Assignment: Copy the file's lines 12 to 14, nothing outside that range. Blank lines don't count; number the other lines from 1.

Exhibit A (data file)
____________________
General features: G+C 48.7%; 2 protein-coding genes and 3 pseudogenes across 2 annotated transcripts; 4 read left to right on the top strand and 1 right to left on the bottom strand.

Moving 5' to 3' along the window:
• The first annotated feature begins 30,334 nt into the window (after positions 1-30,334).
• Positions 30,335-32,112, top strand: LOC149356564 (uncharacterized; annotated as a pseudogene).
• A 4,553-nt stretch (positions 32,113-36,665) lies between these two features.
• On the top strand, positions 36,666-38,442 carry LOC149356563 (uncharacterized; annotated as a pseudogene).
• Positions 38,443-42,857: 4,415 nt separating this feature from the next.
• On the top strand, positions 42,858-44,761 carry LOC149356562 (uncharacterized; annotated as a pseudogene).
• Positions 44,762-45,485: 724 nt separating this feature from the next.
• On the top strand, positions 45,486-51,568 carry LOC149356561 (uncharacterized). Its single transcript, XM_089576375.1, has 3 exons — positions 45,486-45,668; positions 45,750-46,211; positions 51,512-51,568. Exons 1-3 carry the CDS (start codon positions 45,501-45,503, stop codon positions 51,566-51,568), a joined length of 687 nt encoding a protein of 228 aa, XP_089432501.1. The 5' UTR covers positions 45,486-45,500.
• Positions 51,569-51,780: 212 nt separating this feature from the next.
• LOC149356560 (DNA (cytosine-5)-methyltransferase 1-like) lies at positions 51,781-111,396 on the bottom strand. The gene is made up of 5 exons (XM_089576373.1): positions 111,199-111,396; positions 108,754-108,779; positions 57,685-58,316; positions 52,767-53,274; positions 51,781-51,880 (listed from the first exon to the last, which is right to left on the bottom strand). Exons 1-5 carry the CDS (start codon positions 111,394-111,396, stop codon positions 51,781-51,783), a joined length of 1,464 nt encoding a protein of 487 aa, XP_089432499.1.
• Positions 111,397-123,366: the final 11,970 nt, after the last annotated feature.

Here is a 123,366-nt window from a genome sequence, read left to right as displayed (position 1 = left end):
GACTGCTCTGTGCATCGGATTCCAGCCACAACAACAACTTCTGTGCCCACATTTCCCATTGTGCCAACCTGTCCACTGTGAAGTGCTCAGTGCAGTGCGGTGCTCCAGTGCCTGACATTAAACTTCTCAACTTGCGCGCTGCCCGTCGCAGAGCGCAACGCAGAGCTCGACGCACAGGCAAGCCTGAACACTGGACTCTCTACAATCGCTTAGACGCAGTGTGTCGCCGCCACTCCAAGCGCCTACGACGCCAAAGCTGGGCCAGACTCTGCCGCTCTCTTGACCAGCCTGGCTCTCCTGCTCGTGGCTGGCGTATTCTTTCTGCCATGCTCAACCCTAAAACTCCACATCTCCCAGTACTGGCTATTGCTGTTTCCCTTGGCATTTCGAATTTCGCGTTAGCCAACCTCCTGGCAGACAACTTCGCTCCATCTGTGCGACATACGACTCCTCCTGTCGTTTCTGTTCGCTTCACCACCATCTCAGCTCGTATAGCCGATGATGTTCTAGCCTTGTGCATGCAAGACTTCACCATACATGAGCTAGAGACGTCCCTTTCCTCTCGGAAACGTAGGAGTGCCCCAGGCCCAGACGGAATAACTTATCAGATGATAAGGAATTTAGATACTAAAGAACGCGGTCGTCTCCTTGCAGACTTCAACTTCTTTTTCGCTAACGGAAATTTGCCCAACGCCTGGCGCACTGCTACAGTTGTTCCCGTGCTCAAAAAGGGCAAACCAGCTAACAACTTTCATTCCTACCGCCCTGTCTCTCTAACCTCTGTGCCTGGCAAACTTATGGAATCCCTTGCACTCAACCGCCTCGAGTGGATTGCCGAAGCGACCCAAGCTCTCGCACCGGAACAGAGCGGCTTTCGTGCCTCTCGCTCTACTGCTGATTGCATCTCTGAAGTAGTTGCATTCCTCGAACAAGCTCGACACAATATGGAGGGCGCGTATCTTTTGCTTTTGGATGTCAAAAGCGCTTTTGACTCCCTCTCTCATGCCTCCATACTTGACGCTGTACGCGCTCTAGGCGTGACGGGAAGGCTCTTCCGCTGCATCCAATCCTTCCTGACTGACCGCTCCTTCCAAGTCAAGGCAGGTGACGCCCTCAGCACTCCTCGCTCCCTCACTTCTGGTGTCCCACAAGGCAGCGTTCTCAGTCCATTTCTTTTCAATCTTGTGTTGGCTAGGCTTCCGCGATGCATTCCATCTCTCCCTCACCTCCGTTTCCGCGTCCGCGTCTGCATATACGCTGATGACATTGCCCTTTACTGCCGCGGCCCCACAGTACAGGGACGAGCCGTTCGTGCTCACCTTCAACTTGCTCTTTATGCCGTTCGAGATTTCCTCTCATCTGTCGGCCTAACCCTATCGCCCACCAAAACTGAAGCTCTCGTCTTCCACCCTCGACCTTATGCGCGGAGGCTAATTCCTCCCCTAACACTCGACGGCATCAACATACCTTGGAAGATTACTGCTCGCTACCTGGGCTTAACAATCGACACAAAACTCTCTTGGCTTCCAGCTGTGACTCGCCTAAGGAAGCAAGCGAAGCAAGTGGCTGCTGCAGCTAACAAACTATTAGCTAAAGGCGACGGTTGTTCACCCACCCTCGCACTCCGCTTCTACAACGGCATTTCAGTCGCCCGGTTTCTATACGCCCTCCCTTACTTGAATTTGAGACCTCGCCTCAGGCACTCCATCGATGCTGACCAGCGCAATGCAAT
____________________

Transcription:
• LOC149356560 (DNA (cytosine-5)-methyltransferase 1-like) lies at positions 51,781-111,396 on the bottom strand. The gene is made up of 5 exons (XM_089576373.1): positions 111,199-111,396; positions 108,754-108,779; positions 57,685-58,316; positions 52,767-53,274; positions 51,781-51,880 (listed from the first exon to the last, which is right to left on the bottom strand). Exons 1-5 carry the CDS (start codon positions 111,394-111,396, stop codon positions 51,781-51,783), a joined length of 1,464 nt encoding a protein of 487 aa, XP_089432499.1.
• Positions 111,397-123,366: the final 11,970 nt, after the last annotated feature.

Here is a 123,366-nt window from a genome sequence, read left to right as displayed (position 1 = left end):